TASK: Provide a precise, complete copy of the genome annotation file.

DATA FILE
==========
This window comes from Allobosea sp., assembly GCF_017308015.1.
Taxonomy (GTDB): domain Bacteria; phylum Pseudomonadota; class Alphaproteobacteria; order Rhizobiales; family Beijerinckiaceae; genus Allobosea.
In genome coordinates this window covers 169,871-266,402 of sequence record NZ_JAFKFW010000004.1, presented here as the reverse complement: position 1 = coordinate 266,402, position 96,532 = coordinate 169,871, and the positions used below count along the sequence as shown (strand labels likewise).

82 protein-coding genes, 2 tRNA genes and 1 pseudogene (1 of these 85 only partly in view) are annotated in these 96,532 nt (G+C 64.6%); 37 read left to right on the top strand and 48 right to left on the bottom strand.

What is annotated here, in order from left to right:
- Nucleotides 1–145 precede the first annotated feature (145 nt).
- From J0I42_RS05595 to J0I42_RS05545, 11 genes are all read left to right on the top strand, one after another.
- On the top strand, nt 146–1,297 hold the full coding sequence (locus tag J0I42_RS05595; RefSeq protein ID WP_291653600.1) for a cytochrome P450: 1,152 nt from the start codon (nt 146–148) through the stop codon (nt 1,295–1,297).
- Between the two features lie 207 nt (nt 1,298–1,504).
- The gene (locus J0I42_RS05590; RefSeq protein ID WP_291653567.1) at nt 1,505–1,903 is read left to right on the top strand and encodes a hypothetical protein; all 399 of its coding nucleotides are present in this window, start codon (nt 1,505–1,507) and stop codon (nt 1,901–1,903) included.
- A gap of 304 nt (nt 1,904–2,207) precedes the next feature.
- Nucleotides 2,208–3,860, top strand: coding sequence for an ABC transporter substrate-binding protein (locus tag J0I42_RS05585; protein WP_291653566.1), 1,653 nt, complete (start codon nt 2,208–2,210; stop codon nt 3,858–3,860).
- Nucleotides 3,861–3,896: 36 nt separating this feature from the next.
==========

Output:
This window comes from Allobosea sp., assembly GCF_017308015.1.
Taxonomy (GTDB): domain Bacteria; phylum Pseudomonadota; class Alphaproteobacteria; order Rhizobiales; family Beijerinckiaceae; genus Allobosea.
In genome coordinates this window covers 169,871-266,402 of sequence record NZ_JAFKFW010000004.1, presented here as the reverse complement: position 1 = coordinate 266,402, position 96,532 = coordinate 169,871, and the positions used below count along the sequence as shown (strand labels likewise).

82 protein-coding genes, 2 tRNA genes and 1 pseudogene (1 of these 85 only partly in view) are annotated in these 96,532 nt (G+C 64.6%); 37 read left to right on the top strand and 48 right to left on the bottom strand.

What is annotated here, in order from left to right:
- Nucleotides 1–145 precede the first annotated feature (145 nt).
- From J0I42_RS05595 to J0I42_RS05545, 11 genes are all read left to right on the top strand, one after another.
- On the top strand, nt 146–1,297 hold the full coding sequence (locus tag J0I42_RS05595; RefSeq protein ID WP_291653600.1) for a cytochrome P450: 1,152 nt from the start codon (nt 146–148) through the stop codon (nt 1,295–1,297).
- Between the two features lie 207 nt (nt 1,298–1,504).
- The gene (locus J0I42_RS05590; RefSeq protein ID WP_291653567.1) at nt 1,505–1,903 is read left to right on the top strand and encodes a hypothetical protein; all 399 of its coding nucleotides are present in this window, start codon (nt 1,505–1,507) and stop codon (nt 1,901–1,903) included.
- A gap of 304 nt (nt 1,904–2,207) precedes the next feature.
- Nucleotides 2,208–3,860, top strand: coding sequence for an ABC transporter substrate-binding protein (locus tag J0I42_RS05585; protein WP_291653566.1), 1,653 nt, complete (start codon nt 2,208–2,210; stop codon nt 3,858–3,860).
- Nucleotides 3,861–3,896: 36 nt separating this feature from the next.